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Political Necessity? Boris Sees Suspension Of Parliament As Key To His Political Survival

NEW DELHI: Britain’s parliament was left both shaken and stirred as Prime Minister Boris Johnson efficiently paved the way for a ‘no deal’ Brexit by the suspension of the UK’s legislative body. The move, sanctioned by the Queen, seems to leave little political options for the ‘Remainers’ and for the Leader of the Opposition Jeremy Corbyn who had been counting on early elections through a ‘no-confidence vote’ against Boris Johnson’s government. Instead, the prime minister has carried off the ‘coup’, though by no means is the political and legal battle over, by using a move that constitutional experts say has not been used since 1948.

Practical Politics?

By using the ‘prorogation’ gambit, Boris is looking to secure his political future and his reputation. He would be well aware of the ‘humiliation’ Theresa May faced when trying to pass her Brexit bill, which ultimately led to calls for her resignation. Secondly, through this measure, Boris has reduced chances of the vote of no-confidence and ensured that general elections will take place after October 31 – the day the UK is scheduled to leave the EU.

Third, he had little choice. In the 2016 referendum, 61 per cent of Conservative voters voted ‘leave’ and if Boris softened his stance on Brexit, there were fears of defection to Nigel Farage’s Brexit Party. The fact that Farage did so well in the European elections held this May – outshining both the Conservative and Labour party – suggests that the public mood in the UK on Europe hasn’t changed.

Danger to UK

There is no doubt that a no-deal Brexit is dangerous for the UK. By defaulting on the 39 billion pound ‘divorce deal’ that was agreed to by the then prime minister Theresa May, Boris leaves an already angry EU even more frustrated. The EU says that if the money is not paid it won’t agree to a trade deal, which will hit Britain hard as nearly 50 per cent of the island nation’s trade is with Europe.

Trade issues are just the beginning of Britain’s woes. A no-deal Brexit will mean a hard border between Northern Ireland (which is British territory) and the independent Republic of Ireland, ensuring that terror attacks by hardline Irish militant groups could reignite. But it is not just the ‘Irish problem’, the biggest problem for the British PM is that a ‘no-deal Brexit’ could mean that he may soon no longer be the British PM. Scotland is fervently pro-Europe and the irony is that as Britain reaches out to the world the UK itself could soon unravel.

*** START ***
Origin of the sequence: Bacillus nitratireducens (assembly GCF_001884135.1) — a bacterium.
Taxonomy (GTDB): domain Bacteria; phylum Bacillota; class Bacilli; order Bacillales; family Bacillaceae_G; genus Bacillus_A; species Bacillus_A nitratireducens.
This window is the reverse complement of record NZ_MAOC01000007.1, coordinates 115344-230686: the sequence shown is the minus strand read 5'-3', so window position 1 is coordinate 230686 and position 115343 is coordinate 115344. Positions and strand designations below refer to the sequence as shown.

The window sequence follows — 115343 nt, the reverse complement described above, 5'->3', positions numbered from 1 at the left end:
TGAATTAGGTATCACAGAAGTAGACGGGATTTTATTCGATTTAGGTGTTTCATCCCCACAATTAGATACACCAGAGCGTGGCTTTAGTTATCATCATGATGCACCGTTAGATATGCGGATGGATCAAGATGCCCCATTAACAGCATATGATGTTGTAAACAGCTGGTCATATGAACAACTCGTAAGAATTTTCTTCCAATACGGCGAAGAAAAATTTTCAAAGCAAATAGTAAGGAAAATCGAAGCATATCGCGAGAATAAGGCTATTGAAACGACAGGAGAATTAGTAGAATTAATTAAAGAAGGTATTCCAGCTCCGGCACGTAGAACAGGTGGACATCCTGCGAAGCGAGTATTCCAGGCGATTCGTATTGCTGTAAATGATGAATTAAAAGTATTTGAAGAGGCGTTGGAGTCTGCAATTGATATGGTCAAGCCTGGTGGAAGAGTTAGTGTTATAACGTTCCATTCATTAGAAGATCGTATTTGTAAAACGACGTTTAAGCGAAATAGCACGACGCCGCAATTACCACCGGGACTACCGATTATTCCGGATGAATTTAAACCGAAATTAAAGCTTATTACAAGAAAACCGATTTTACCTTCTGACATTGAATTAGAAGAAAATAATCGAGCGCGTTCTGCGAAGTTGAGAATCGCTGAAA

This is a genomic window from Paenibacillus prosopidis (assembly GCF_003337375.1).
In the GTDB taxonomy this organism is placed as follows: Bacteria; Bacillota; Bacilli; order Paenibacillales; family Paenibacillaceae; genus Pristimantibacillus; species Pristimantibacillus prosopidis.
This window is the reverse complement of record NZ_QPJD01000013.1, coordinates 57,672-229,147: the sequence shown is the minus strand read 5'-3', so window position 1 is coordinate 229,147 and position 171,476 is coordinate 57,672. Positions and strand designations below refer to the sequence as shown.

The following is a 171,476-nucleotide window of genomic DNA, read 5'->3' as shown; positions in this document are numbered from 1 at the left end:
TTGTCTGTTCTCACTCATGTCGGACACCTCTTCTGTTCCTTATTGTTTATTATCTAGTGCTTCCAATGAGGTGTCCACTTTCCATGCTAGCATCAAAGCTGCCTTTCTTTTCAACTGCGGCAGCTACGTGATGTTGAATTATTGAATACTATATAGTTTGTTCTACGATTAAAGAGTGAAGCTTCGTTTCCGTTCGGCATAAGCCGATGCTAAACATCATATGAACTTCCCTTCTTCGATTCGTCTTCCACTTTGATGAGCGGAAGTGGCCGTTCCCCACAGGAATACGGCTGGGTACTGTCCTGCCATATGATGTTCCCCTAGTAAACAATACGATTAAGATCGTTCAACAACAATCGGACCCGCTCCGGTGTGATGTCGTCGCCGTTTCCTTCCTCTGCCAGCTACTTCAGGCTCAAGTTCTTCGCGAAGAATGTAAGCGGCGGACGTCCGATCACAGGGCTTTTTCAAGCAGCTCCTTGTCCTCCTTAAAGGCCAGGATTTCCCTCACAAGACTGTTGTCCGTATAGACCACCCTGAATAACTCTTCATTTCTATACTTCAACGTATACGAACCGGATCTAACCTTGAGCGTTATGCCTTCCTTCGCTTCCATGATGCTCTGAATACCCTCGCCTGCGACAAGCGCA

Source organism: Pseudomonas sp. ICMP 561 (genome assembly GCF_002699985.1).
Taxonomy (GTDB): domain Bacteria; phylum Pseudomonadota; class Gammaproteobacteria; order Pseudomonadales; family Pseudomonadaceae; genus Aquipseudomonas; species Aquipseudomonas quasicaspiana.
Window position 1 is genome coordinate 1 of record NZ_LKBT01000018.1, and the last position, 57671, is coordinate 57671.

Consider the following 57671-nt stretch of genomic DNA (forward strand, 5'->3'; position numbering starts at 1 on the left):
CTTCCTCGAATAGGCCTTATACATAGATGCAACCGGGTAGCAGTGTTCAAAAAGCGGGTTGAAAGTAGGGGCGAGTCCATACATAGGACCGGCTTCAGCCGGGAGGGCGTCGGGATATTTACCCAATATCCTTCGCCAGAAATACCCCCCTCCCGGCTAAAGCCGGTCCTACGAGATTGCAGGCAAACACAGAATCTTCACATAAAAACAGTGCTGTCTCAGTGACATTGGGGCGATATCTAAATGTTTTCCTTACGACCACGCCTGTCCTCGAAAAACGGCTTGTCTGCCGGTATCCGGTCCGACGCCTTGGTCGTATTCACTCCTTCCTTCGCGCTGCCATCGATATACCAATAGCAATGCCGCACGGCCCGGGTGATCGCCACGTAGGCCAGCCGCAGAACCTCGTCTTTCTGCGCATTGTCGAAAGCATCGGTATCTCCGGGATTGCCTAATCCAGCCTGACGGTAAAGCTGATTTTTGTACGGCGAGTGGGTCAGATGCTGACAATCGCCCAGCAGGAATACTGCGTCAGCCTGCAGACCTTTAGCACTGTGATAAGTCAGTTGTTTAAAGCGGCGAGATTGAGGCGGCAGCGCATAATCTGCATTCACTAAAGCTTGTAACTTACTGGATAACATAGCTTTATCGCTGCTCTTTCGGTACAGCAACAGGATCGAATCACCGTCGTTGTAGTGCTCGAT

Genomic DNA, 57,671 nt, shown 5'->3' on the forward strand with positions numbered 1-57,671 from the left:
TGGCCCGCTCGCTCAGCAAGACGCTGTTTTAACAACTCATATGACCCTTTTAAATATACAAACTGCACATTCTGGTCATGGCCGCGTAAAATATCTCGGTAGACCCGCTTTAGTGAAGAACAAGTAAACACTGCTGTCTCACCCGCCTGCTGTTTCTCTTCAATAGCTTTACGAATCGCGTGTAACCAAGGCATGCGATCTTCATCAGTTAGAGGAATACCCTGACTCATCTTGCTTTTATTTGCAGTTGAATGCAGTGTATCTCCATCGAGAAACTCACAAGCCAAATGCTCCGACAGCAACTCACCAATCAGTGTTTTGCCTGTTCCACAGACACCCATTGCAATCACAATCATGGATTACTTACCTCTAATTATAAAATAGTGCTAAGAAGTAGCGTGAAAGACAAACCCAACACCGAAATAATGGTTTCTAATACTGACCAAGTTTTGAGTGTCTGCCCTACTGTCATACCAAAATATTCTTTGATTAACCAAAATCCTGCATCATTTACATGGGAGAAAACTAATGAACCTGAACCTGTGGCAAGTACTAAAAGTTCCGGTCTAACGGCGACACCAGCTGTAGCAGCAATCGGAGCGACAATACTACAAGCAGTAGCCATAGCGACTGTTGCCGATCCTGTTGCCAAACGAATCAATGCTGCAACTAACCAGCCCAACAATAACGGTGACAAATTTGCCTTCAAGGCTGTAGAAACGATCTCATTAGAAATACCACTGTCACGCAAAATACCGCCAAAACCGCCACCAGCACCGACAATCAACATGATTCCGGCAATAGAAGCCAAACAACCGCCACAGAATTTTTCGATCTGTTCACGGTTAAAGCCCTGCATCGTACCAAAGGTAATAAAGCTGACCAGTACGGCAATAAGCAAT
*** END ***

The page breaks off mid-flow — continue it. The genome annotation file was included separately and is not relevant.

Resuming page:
World Reaction

Boris has been short of specifics on how to deal with these problems and has instead sought to portray the idea of a great ‘Global Britain’. This strategy fits in with his outreach to the world, especially the U.S., a move that has been eagerly reciprocated by President Trump. Trump has always been uneasy with the idea of a strong EU as he sees it as a challenge to the U.S.’s stance on major world issues. Thus, encouraging a PM who is anti-Europe suits him well.

On the other side of the globe, China and India have been less than enthusiastic. Former PM Theresa May was keen on concluding a trade deal with India and she visited the country in November 2016. But the visit though hugely symbolic, as it was May’s first foreign visit outside the EU, also ended up being much ado about nothing.

Unlike the U.S. which has emphasised its ‘special relationship’ with Britain, India and China have seen the UK as a ‘gateway into Europe.’ If a no-deal Brexit were to take place Indian companies will migrate to Europe as is already happening. Prime Minister Modi enjoys close ties with President Macron and the India-France relationship may deepen, post a no-deal Brexit.

View from Brussels

There are some who believe that Boris’s strong-arm tactics will cause European leaders to bend to the UK’s demands. This is because Brussels does not want to weaken the EU by losing the UK. Such a view is flawed because it betrays a poor understanding of the relationship between Britain and Europe. Despite joining the EU in 1973, Britain has never got used to the idea of a ‘united Europe’ and the feeling has been reciprocated, with Europe seeing the UK as the ‘outsider’ who values the U.S. more than its next-door neighbours. Such a feeling has translated into exasperation and today European countries are reconciled to a British exit.

Europe also has another set of more pressing problems to deal with. The rise of far-right nationalists who have come to power in eastern European countries and elsewhere across the continent, is a severe threat to the idea of a united EU. And with strong Eurocrats such as German Chancellor Angela Merkel either incapacitated or on the verge of retirement like EU president Jean-Claude Juncker, this pressure on the idea of the EU will increase in the days to come.

But while Europe may be facing challenges it is no means a divided house just yet. So when Boris turns to it and the world speaking the language of a ‘Great’ Britain he may soon find that ‘no-deal’ could soon turn into ‘no-options’ for his country. This is something he will have to deal with post-October 31.

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